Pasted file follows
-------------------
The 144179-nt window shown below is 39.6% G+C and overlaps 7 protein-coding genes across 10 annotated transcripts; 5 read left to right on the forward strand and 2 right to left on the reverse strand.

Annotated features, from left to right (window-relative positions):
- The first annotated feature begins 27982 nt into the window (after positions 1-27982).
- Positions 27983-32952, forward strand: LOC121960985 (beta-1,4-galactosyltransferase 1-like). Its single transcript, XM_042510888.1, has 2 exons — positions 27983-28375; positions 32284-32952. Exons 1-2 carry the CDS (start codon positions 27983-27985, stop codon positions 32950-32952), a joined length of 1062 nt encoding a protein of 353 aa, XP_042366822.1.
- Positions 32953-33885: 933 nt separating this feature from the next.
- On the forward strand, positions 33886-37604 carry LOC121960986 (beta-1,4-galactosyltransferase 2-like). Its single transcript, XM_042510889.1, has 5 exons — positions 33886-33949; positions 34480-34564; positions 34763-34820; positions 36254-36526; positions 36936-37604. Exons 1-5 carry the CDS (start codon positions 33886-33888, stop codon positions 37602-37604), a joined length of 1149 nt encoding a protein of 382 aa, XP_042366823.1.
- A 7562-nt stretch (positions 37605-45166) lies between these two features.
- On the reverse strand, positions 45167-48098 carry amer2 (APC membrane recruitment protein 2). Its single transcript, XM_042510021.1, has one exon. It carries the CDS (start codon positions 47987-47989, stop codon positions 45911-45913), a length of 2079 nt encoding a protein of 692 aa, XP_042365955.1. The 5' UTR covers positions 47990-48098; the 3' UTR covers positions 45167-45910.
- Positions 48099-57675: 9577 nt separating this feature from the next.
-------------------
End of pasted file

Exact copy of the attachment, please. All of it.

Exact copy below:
The 144179-nt window shown below is 39.6% G+C and overlaps 7 protein-coding genes across 10 annotated transcripts; 5 read left to right on the forward strand and 2 right to left on the reverse strand.

Annotated features, from left to right (window-relative positions):
- The first annotated feature begins 27982 nt into the window (after positions 1-27982).
- Positions 27983-32952, forward strand: LOC121960985 (beta-1,4-galactosyltransferase 1-like). Its single transcript, XM_042510888.1, has 2 exons — positions 27983-28375; positions 32284-32952. Exons 1-2 carry the CDS (start codon positions 27983-27985, stop codon positions 32950-32952), a joined length of 1062 nt encoding a protein of 353 aa, XP_042366822.1.
- Positions 32953-33885: 933 nt separating this feature from the next.
- On the forward strand, positions 33886-37604 carry LOC121960986 (beta-1,4-galactosyltransferase 2-like). Its single transcript, XM_042510889.1, has 5 exons — positions 33886-33949; positions 34480-34564; positions 34763-34820; positions 36254-36526; positions 36936-37604. Exons 1-5 carry the CDS (start codon positions 33886-33888, stop codon positions 37602-37604), a joined length of 1149 nt encoding a protein of 382 aa, XP_042366823.1.
- A 7562-nt stretch (positions 37605-45166) lies between these two features.
- On the reverse strand, positions 45167-48098 carry amer2 (APC membrane recruitment protein 2). Its single transcript, XM_042510021.1, has one exon. It carries the CDS (start codon positions 47987-47989, stop codon positions 45911-45913), a length of 2079 nt encoding a protein of 692 aa, XP_042365955.1. The 5' UTR covers positions 47990-48098; the 3' UTR covers positions 45167-45910.
- Positions 48099-57675: 9577 nt separating this feature from the next.